Thursday, 17 September 2020 13:08

Battle Lines Drawn: Charter Change Back on the Ballot

Former Saratoga Springs Public Safety Commissioner Ron Kim speaks at High Rock Park Sept. 10, 2020 during the launch of a pro-charter reform citizens campaign committee called Common Sense Saratoga. Photo by Thomas Dimopoulos. Former Saratoga Springs Public Safety Commissioner Ron Kim speaks at High Rock Park Sept. 10, 2020 during the launch of a pro-charter reform citizens campaign committee called Common Sense Saratoga. Photo by Thomas Dimopoulos.

SARATOGA SPRINGS — Buckle your seat belts, the battle lines have been drawn. 

In November, on Election Day, city residents will be asked to consider a change in the only form of governing that Saratoga Springs has known since its inception as a city in 1915. The last time a citizen-led City Charter referendum proposed change, which took place in 2017, a tense nine-day post-election period was required to await the return of absentee ballots that would decide the winner. In the end, nearly 9,000 residents voted in all and the referendum to replace the long-standing commission form of governing was defeated by a total of 10 votes. 

That razor-thin margin in 2017 was a continuation of an ever-tightening vote differential in community-led proposals for change: a 2006 referendum proposing a change to a strong-mayor form of government was voted down by roughly a 62-38 percent difference, and a 2012 proposal was defeated 58-42 percent. 

This time around, the proposed charter reform calls for the creation of a six-person council whose members would be elected from six newly created neighborhood “wards,” a mayor elected by voters city-wide, and the hiring by the council of a city manager. 

Last week, a pro-charter change citizens campaign committee called Common Sense Saratoga, staged their kick-off campaign at High Rock Park. 

“Why am I here today? When I was in office, politics was the primary thing, unfortunately,” said Ron Kim, former city Public Safety Commissioner and currently a co-chair of Common Sense Saratoga. “Each of the commissioners protected their own turf. That’s not the way I wanted to operate, but that’s the way things were. Everyday citizens would meet roadblocks for the simple things,” Kim said.  “It was open to those who were connected, who had their own attorneys, who had a voice through the political end. That’s cronyism. That’s not representative government.” 

The current “Commission” form of governing features five council members – one mayor, plus four commissioners heading the departments of Public Safety, Public Works, Finance, and Accounts, respectively.  Each council member is responsible for administering their own department as well as serving as legislators. In this council of five, each of whom is elected to two-year terms, decisions are made by majority rule. 

Kim said the change in the form of governing would provide more accountability, representation and transparency. “City wide commissioners who manage bureaucracies don’t, as a first priority, represent people. They represent the department. I know. I was there.” 

Saratoga Works - a group opposing the charter change and in favor of maintaining the status quo, launched their first gathering two weeks ago.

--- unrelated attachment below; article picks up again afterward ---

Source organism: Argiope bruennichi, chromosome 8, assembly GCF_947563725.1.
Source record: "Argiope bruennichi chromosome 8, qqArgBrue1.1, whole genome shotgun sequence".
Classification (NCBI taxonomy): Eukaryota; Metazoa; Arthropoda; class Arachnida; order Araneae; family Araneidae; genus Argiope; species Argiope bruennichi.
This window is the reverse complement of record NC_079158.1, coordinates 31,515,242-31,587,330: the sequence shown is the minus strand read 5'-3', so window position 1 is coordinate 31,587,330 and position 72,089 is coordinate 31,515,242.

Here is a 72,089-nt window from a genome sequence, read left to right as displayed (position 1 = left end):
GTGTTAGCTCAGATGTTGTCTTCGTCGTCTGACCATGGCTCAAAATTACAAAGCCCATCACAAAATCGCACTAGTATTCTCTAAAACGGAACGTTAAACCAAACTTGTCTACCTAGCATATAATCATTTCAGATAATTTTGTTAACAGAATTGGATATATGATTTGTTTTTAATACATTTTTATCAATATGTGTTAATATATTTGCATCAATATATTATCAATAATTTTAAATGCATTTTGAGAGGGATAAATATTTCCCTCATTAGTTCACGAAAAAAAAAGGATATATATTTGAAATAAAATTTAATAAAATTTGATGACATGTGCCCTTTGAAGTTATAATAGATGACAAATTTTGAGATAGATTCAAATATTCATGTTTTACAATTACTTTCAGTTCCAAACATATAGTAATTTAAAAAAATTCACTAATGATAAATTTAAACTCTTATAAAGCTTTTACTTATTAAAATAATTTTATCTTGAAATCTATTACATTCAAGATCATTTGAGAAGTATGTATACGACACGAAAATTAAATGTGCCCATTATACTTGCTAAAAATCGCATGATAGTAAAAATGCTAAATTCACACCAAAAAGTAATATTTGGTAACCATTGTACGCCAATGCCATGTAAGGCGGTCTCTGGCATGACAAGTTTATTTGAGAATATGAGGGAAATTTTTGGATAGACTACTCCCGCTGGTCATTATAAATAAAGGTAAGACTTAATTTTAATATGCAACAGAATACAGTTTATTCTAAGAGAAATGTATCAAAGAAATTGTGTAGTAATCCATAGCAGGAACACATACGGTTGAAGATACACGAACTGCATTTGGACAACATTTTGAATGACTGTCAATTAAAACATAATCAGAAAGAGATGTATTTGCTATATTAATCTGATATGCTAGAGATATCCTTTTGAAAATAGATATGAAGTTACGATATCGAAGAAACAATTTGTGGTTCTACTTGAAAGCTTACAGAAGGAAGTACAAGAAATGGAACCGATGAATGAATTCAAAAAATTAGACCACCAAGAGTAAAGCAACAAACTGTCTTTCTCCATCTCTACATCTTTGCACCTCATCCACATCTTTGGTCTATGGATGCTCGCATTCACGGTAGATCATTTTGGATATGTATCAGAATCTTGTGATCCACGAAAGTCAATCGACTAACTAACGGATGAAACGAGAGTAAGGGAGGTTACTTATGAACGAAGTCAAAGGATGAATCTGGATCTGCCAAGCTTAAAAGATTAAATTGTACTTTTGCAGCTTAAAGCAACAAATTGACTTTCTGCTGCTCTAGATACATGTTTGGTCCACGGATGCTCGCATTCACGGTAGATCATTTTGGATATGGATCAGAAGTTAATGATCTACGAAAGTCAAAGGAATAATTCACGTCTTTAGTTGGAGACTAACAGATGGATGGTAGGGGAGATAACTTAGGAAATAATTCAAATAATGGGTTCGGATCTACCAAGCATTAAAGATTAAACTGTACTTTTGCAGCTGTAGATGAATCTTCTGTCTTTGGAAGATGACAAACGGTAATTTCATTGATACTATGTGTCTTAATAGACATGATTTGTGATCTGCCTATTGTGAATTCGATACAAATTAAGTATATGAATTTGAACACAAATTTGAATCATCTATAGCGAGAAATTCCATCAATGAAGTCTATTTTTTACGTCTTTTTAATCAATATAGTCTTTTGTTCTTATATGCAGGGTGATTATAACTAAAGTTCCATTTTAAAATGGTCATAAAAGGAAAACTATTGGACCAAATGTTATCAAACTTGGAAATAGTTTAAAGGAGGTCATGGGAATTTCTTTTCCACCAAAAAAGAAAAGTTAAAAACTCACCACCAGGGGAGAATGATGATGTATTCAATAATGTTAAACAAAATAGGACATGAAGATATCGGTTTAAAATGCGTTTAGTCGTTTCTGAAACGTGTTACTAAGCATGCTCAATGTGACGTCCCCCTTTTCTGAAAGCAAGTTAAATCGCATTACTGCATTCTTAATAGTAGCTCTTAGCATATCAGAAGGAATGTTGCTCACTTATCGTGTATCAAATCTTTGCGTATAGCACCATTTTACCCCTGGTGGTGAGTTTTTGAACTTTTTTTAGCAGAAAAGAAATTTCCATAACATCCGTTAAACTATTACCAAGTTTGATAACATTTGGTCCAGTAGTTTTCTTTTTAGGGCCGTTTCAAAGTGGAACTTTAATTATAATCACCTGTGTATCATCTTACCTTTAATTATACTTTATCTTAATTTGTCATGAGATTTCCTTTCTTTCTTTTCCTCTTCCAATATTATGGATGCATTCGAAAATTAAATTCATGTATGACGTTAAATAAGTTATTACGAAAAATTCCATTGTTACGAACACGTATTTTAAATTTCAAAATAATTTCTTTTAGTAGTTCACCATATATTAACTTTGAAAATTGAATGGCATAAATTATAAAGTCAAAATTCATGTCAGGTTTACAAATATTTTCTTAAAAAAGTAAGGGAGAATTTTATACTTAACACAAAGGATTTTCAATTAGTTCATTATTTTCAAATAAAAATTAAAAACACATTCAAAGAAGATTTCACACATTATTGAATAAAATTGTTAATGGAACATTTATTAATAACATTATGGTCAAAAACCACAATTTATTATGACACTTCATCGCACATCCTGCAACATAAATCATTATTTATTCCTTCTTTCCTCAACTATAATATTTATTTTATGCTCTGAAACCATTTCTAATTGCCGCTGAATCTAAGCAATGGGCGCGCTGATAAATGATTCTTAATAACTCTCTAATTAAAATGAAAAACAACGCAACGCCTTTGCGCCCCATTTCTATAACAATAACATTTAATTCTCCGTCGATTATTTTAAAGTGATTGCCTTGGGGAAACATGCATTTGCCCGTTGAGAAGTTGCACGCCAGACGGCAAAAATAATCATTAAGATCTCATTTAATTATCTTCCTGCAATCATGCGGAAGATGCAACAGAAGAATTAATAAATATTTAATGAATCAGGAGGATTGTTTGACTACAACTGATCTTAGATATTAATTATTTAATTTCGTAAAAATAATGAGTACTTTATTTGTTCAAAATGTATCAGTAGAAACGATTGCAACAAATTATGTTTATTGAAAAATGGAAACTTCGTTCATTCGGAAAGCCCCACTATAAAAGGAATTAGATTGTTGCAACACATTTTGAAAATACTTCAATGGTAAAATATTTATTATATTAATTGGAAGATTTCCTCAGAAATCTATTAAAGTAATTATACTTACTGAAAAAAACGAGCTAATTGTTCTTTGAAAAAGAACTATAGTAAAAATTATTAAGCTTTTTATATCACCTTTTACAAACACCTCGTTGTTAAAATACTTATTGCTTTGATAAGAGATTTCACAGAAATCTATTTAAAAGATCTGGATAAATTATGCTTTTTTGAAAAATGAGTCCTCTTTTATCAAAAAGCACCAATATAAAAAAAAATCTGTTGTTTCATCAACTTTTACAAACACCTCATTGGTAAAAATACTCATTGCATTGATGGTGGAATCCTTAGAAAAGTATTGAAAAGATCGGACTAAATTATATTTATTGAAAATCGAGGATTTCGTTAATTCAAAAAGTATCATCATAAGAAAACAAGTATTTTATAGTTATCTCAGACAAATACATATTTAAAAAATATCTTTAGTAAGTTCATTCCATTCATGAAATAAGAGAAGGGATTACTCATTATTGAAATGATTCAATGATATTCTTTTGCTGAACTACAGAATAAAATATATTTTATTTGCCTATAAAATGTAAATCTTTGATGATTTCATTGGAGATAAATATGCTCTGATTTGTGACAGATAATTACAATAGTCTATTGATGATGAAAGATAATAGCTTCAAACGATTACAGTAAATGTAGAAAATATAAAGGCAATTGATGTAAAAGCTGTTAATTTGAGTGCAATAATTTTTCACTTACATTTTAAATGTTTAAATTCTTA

Led by co-chairs Connie Woytowich and Jane Weihe, the Saratoga Works group argue a change in Saratoga Springs’ current form of government would be risky during a time of a pandemic and subsequent economic crisis, deliver an “expensive version of charter change” and would politicize neighborhoods by dividing them into wards.

Kim and the Common Sense Saratoga group scoffed at criticisms that a ward-based system would pit neighborhoods in competition with one another as being “cynical” and argued that the ward system similarly aligns with most representative governments such as Congress and Senate representation. 

Addressing costs, he said swapping the salary and benefit package costs of the five councilmembers and their five deputies in the current form in favor of a city manager, a mayor, and six ward council members in the proposed reform would provide taxpayer savings. 

Saratoga Works argues that even as some city deputy or assistant salary costs would be saved, new workers would still need to be hired to conduct the work the current city employees are doing, increasing financial ramifications. 

The designated wards of the proposed referendum are as follows: “Inner East Side” Ward 1 -  Election Districts 4, 8, 9 and 12; “North Side” Ward 2 - Districts 1,2,3, 24 and 25; “Outer East Side” Ward 3 - Districts 5, 15, 17 and 22; “South Side” Ward 4 - Districts 10, 13, 14 and 23; “South West Side” Ward 5 - Districts 16, 18, 20 and 21; “West Side” Ward 6 - Districts 6, 7, 11 and 19. Each ward counts approximately 2,900 to 3,400 currently registered voters.

A total of 1,565 registered voters signed the petition to put the proposal on the ballot. If approved by voters in November, the measure is anticipated to take effect in January 2022.

The concept of a Commission form of government was founded in Galveston, Texas in 1901 after a storm ravaged that city, killing more than 5,000 people and creating the need for a useful way of post-disaster governing. It proved to be an efficient measure as well as a popular one. By 1912, 206 cities in 34 states had followed suit. Saratoga Springs adopted the commission form of governing shortly after it was incorporated as a city in 1915. Since its popularity in the early 20th century, however, many cities have since switched to other forms.

For more information about the pro-charter change referendum, go to: commonsensesaratoga.org. For more information about the group opposed to change of the city’s current form of government, go to: saratogaworks.org

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